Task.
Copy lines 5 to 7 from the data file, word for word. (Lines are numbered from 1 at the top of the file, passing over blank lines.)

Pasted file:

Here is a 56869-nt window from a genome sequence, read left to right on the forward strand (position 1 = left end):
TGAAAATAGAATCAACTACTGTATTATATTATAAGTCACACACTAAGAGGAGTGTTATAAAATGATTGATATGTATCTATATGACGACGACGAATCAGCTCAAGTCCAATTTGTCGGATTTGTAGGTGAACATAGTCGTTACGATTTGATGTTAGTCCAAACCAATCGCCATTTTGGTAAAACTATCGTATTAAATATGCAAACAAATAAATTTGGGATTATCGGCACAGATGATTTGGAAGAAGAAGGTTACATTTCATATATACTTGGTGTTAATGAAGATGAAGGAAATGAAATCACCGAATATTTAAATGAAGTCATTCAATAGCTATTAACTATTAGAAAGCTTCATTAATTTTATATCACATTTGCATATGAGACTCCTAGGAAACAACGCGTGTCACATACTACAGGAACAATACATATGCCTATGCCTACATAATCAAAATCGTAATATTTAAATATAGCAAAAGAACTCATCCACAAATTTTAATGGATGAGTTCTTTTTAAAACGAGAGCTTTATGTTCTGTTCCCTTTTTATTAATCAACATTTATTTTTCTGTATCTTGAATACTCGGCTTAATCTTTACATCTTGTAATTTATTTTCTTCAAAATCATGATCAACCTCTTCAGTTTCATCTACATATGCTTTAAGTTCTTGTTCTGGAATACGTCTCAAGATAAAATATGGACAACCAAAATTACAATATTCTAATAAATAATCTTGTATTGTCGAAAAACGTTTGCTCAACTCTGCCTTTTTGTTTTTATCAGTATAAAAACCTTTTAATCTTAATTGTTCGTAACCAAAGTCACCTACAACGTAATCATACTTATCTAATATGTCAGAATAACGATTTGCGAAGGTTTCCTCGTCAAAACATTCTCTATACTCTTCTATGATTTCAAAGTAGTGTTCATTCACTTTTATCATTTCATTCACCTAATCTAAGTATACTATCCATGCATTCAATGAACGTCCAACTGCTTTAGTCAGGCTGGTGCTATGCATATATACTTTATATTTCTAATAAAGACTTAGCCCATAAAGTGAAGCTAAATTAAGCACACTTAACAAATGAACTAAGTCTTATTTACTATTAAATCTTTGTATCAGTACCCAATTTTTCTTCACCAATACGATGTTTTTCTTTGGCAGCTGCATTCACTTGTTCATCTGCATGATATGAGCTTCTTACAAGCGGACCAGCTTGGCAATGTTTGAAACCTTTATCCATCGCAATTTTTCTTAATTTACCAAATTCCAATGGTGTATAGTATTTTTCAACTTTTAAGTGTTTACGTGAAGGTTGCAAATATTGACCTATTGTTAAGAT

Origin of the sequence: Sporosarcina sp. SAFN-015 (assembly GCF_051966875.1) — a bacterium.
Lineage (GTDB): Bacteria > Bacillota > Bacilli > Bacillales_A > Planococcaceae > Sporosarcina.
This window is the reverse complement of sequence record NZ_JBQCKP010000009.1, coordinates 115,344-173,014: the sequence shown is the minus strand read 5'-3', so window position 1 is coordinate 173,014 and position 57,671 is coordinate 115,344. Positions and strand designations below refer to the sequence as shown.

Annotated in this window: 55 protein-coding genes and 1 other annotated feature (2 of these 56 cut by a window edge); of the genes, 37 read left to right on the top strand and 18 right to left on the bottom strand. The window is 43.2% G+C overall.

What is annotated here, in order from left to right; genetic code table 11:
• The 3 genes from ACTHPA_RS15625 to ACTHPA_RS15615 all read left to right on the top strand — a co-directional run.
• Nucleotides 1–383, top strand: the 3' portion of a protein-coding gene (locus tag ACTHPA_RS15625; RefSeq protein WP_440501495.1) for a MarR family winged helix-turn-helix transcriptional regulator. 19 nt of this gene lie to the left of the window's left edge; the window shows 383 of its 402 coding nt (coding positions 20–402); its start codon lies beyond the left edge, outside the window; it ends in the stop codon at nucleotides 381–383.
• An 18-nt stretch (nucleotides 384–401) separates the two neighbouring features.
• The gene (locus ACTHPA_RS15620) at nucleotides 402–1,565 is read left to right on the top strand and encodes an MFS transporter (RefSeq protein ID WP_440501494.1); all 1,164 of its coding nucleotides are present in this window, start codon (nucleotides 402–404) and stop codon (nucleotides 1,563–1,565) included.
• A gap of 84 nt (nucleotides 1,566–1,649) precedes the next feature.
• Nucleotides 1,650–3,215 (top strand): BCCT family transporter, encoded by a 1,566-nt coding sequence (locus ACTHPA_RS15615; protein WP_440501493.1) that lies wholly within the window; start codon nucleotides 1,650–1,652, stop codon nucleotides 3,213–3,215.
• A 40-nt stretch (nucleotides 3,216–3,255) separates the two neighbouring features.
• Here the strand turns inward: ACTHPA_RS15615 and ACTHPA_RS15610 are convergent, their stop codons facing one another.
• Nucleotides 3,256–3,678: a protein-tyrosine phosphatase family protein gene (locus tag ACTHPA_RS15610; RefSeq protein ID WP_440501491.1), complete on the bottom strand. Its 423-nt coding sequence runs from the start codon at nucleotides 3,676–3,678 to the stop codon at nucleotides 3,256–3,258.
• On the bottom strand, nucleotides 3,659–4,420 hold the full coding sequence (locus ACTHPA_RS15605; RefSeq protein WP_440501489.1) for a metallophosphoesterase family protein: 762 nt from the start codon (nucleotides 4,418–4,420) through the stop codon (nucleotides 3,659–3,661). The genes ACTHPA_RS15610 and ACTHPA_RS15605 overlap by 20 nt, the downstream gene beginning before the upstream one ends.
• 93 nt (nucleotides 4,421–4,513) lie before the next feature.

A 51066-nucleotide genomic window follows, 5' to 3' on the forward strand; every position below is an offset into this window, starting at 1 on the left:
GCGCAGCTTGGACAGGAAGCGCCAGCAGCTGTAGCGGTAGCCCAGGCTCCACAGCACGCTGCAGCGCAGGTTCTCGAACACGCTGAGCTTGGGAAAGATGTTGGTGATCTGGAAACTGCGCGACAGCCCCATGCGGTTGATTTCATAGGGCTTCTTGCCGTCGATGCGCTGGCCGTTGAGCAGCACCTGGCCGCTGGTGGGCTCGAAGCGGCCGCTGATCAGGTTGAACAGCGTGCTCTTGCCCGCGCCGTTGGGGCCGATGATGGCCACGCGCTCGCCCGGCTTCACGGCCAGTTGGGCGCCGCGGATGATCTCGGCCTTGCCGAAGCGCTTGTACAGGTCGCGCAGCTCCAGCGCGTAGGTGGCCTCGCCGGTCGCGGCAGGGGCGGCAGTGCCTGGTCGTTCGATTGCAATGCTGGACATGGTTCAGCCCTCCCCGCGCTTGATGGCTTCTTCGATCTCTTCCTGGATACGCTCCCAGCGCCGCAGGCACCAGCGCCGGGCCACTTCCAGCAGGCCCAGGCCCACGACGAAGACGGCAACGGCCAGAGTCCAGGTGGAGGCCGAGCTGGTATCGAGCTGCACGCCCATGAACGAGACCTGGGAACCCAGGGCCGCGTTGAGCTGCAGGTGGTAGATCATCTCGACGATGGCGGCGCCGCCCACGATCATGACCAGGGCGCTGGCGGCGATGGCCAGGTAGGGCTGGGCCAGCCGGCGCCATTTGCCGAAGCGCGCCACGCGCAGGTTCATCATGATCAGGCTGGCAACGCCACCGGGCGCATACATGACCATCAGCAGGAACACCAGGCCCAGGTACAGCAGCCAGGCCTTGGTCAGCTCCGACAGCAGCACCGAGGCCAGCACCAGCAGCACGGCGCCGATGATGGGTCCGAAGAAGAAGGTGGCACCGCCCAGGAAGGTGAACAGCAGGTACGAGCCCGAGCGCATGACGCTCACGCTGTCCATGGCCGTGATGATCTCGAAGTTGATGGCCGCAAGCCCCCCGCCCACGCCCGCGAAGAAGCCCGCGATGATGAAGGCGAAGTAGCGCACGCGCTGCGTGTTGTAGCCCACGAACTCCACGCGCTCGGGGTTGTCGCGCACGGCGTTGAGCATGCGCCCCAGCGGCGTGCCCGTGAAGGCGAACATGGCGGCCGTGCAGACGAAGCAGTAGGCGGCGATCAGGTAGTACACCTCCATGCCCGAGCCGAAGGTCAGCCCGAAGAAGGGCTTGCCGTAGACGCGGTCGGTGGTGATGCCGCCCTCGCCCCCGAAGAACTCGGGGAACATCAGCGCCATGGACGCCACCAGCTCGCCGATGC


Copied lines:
This window is the reverse complement of sequence record NZ_JBQCKP010000009.1, coordinates 115,344-173,014: the sequence shown is the minus strand read 5'-3', so window position 1 is coordinate 173,014 and position 57,671 is coordinate 115,344. Positions and strand designations below refer to the sequence as shown.

Annotated in this window: 55 protein-coding genes and 1 other annotated feature (2 of these 56 cut by a window edge); of the genes, 37 read left to right on the top strand and 18 right to left on the bottom strand. The window is 43.2% G+C overall.

What is annotated here, in order from left to right; genetic code table 11: